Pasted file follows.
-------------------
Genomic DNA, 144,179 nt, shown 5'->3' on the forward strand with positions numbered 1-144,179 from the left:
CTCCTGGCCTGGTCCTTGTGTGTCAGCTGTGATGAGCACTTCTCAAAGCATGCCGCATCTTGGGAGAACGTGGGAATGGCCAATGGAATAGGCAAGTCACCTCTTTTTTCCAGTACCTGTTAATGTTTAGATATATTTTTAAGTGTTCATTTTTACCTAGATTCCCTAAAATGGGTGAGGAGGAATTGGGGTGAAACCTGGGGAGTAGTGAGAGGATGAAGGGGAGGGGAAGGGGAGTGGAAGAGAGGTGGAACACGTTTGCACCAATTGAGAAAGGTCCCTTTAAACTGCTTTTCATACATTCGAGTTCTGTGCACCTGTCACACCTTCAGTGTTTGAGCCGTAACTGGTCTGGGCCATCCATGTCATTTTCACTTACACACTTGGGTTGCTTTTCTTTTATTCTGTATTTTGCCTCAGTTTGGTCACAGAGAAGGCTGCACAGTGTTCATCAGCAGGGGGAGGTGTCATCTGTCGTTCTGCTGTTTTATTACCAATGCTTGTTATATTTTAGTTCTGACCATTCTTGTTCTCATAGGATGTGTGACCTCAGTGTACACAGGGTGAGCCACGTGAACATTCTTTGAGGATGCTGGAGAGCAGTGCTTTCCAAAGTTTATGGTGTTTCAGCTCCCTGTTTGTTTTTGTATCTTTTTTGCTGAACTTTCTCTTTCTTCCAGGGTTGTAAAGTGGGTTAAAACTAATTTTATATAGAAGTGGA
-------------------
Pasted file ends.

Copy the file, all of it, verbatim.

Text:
Genomic DNA, 144,179 nt, shown 5'->3' on the forward strand with positions numbered 1-144,179 from the left:
CTCCTGGCCTGGTCCTTGTGTGTCAGCTGTGATGAGCACTTCTCAAAGCATGCCGCATCTTGGGAGAACGTGGGAATGGCCAATGGAATAGGCAAGTCACCTCTTTTTTCCAGTACCTGTTAATGTTTAGATATATTTTTAAGTGTTCATTTTTACCTAGATTCCCTAAAATGGGTGAGGAGGAATTGGGGTGAAACCTGGGGAGTAGTGAGAGGATGAAGGGGAGGGGAAGGGGAGTGGAAGAGAGGTGGAACACGTTTGCACCAATTGAGAAAGGTCCCTTTAAACTGCTTTTCATACATTCGAGTTCTGTGCACCTGTCACACCTTCAGTGTTTGAGCCGTAACTGGTCTGGGCCATCCATGTCATTTTCACTTACACACTTGGGTTGCTTTTCTTTTATTCTGTATTTTGCCTCAGTTTGGTCACAGAGAAGGCTGCACAGTGTTCATCAGCAGGGGGAGGTGTCATCTGTCGTTCTGCTGTTTTATTACCAATGCTTGTTATATTTTAGTTCTGACCATTCTTGTTCTCATAGGATGTGTGACCTCAGTGTACACAGGGTGAGCCACGTGAACATTCTTTGAGGATGCTGGAGAGCAGTGCTTTCCAAAGTTTATGGTGTTTCAGCTCCCTGTTTGTTTTTGTATCTTTTTTGCTGAACTTTCTCTTTCTTCCAGGGTTGTAAAGTGGGTTAAAACTAATTTTATATAGAAGTGGA